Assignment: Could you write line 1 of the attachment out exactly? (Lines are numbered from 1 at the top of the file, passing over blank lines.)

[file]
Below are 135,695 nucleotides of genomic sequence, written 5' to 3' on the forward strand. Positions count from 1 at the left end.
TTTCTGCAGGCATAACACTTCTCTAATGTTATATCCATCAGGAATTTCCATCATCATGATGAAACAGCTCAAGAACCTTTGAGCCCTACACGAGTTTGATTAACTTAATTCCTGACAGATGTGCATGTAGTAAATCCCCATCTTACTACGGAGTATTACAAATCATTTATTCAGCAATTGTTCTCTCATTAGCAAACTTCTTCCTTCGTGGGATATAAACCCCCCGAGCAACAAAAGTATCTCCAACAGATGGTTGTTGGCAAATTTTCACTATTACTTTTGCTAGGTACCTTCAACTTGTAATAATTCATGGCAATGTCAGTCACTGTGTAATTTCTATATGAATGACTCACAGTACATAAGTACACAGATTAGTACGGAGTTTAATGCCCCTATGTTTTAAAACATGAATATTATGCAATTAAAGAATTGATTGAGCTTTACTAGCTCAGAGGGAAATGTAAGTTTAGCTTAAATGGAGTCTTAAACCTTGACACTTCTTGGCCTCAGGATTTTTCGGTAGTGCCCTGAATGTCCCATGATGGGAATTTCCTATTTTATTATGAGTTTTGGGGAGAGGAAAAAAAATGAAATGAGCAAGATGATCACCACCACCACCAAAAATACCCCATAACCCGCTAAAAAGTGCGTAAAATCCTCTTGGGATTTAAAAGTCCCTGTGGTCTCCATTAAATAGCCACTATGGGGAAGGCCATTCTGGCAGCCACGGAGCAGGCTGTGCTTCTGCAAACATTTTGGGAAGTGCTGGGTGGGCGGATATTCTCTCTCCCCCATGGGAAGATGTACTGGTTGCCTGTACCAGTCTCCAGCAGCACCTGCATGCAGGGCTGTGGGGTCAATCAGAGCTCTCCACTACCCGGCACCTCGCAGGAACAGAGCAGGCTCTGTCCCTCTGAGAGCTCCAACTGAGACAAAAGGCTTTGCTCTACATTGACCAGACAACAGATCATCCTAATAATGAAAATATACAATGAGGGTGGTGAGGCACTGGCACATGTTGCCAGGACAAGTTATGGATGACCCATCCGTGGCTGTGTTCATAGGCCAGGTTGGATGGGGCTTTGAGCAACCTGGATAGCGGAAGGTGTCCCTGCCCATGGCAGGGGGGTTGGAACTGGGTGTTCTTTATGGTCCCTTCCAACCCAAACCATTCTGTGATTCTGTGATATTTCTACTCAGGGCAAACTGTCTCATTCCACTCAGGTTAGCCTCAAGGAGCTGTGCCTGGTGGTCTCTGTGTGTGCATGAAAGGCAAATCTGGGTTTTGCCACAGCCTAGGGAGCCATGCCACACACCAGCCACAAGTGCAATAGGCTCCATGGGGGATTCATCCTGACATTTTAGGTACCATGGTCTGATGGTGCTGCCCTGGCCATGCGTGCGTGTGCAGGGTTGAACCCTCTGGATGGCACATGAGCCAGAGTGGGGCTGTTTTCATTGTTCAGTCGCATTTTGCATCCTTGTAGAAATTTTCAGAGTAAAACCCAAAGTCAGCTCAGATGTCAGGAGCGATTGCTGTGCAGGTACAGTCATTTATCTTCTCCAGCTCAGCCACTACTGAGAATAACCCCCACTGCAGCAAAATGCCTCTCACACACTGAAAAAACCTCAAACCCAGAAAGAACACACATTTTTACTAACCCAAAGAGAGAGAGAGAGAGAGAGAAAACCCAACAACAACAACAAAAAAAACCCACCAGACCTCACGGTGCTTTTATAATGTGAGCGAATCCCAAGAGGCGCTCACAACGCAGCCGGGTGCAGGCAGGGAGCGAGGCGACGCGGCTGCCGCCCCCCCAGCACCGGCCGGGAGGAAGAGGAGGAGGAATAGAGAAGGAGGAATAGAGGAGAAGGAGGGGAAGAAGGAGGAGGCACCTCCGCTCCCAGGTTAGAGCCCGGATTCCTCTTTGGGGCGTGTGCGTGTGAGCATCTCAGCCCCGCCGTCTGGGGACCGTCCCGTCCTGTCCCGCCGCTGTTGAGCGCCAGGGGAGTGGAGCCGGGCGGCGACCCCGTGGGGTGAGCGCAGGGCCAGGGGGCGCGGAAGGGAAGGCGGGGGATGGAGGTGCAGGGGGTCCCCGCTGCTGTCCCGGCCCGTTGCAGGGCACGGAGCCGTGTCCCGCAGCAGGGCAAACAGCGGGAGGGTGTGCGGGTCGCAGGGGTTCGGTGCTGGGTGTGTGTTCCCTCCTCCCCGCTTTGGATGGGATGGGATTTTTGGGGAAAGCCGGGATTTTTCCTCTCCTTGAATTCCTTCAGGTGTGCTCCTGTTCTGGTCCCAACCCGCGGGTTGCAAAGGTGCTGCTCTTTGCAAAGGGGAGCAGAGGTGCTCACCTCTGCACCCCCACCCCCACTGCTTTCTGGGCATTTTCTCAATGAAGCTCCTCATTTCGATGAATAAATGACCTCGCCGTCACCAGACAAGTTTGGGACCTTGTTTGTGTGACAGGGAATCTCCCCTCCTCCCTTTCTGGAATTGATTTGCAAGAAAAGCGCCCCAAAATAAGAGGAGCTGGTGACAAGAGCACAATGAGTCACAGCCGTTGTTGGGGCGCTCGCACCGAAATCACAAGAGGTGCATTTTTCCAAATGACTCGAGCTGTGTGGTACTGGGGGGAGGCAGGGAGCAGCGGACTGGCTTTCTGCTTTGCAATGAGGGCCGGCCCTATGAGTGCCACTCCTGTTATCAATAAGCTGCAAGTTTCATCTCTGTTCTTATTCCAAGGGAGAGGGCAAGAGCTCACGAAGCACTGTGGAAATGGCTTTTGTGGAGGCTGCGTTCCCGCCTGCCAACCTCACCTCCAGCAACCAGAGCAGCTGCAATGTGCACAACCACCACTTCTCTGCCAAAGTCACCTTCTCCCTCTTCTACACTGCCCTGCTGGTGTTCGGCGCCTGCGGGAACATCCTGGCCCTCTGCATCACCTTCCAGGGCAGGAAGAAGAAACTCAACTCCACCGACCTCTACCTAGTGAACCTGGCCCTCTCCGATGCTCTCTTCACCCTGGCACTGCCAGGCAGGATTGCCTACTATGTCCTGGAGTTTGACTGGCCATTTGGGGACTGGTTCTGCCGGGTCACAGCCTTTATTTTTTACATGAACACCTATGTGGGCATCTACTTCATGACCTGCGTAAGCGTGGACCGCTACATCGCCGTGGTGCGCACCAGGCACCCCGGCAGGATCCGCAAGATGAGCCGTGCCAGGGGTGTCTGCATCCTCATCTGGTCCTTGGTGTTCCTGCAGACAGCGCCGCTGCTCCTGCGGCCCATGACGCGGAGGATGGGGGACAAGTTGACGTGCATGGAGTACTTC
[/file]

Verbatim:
Below are 135,695 nucleotides of genomic sequence, written 5' to 3' on the forward strand. Positions count from 1 at the left end.